13. Forced excitation and active control for the measurement of fluid-elastic forces

    International Nuclear Information System (INIS)

    Caillaud, Sebastien

    1999-01-01

    The action of a fluid flow on a tubes bundle is commonly decomposed into a random turbulent excitation and a fluid-elastic excitation. The fluid-elastic forces which are coupled to the tubes movement can be experimentally determined from an analysis of the vibratory response of the structure excited by turbulent forces. For low flow velocities, the turbulent excitation can be insufficient to make the tube significantly vibrate and to permit a correct vibratory analysis. On the opposite side, the structure can become unstable for high flow velocities: the fluid-elastic forces make the fluid-structure damping system fall towards zero. Two experimental methods are proposed in order to extend the considered flow rate. An additional excitation force allows to increase the tube vibration level for improving the signal-noise ratio at low velocities. When the tube is submitted to fluid-elastic instability, an artificial damping contribution by active control allows to stabilize it. Methods are implemented on a flexible tube inserted into rigid tubes bundle water and water-air transverse flows. Two actuator technologies are used: an electromagnetic exciter and piezoelectric actuators. The additional excitation method shows that the fluid-elastic forces remain insignificant at low velocity single phase flow. With the active control method, it is possible to carry out tests beyond the fluid-elastic instability. In two-phase flow, the stabilization of the structure is observed for low vacuum rates. The obtained new results are analyzed with the literature expected results in terms of fluid-elastic coupling and turbulent excitation. (author) [fr

  14. A Comparison of Ground Reaction Forces Determined by Portable Force-Plate and Pressure-Insole Systems in Alpine Skiing

    Science.gov (United States)

    Nakazato, Kosuke; Scheiber, Peter; Müller, Erich

    2011-01-01

    For the determination of ground reaction forces in alpine skiing, pressure insole (PI) systems and portable force plate (FP) systems are well known and widely used in previous studies. The purposes of this study were 1) to provide reference data for the vertical component of the ground reaction forces (vGRF) during alpine skiing measured by the PI and FP systems, and 2) to analyze whether the differences in the vGRF measured by the PI and the FP depend on a skier’s level, skiing mode and pitch. Ten expert and ten intermediate level skiers performed 10 double turns with the skiing technique “Carving in Short Radii” as High Dynamic Skiing mode and “Parallel Ski Steering in Long Radii” as Low Dynamic Skiing mode on both the steep (23 °) and the flat (15 °) slope twice. All subjects skied with both the PI and the FP system simultaneously. During the outside phase, the mean vGRF and the maximum vGRF determined by the FP are greater than the PI (p skiing modes of Experts and Intermediates (p skiing mode performed and pitch. Key points Typically, during the steering phases of the ski turns the total vGRFs measured by the pressure-insole system were lower compared to the portable force-plate system. However, in some skiing modes during the edge changing phase, the pressure-insole system overestimates the total vGRF compared to the portable force-plate system. Differences between the forces determined by the both systems depend on the phase in the turn (inside, outside, edge changing) and are affected additionally by the skier’s level, the performed skiing mode and pitch. PMID:24149570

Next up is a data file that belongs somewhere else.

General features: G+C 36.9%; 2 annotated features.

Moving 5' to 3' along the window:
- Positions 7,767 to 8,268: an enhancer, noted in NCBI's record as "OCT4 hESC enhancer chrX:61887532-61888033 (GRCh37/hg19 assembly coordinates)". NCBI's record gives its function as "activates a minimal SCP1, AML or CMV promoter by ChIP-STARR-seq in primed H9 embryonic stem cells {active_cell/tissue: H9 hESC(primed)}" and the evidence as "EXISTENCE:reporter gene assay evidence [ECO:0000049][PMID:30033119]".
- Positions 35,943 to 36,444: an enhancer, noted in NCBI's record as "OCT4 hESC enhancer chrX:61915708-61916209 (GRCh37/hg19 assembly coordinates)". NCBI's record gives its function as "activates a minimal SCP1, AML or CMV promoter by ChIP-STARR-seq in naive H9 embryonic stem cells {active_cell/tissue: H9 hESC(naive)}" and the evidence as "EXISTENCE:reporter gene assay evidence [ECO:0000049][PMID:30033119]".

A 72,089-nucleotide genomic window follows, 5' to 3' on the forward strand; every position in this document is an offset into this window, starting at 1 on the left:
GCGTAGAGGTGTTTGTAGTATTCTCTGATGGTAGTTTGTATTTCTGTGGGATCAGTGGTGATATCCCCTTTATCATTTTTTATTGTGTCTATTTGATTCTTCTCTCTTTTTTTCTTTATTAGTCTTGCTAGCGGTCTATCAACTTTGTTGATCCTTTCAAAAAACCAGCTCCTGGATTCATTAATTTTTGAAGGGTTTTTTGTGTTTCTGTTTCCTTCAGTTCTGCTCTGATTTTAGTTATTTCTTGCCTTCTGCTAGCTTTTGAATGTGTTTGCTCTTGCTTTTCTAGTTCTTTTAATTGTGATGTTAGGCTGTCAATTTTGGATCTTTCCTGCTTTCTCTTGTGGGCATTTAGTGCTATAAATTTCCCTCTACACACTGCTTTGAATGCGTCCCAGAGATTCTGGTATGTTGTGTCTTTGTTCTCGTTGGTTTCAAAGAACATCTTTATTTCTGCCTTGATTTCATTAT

15. Measuring Systemic Risk

    DEFF Research Database (Denmark)

    Heje Pedersen, Lasse

    We present a simple model of systemic risk and we show that each financial institution’s contribution to systemic risk can be measured as its systemic expected shortfall (SES), i.e., its propensity to be undercapitalized when the system as a whole is undercapitalized. SES increases...... with the institution’s leverage and with its expected loss in the tail of the system’s loss distribution. Institutions internalize their externality if they are “taxed” based on their SES. We demonstrate empirically the ability of SES to predict emerging risks during the financial crisis of 2007-2009, in particular...

  16. Calorimetric measuring systems

    DEFF Research Database (Denmark)

    Ritchie, Andrew Ewen; Pedersen, John Kim; Blaabjerg, Frede

    2004-01-01

    the system cooling requirement. A common problem is that high-frequency phenomena like proximity effect, skin effect, hysteresis losses, and eddy current losses appear in the systems. These losses are very difficult to treat both theoretically and in practice. It is often difficult to measure the effect...... in the system. If the switching speed can be increased, improvements may be possible (e.g., current ripple in an electrical machine or physical size of passive components may be reduced). On the other hand, increased switching speed may cause additional losses in a power electronic system and increase...

  17. Measurement and prediction of cutting forces and vibrations on longwall shearers

    Energy Technology Data Exchange (ETDEWEB)

    Bulent Tiryaki [CRCMining (Australia)

    2006-12-15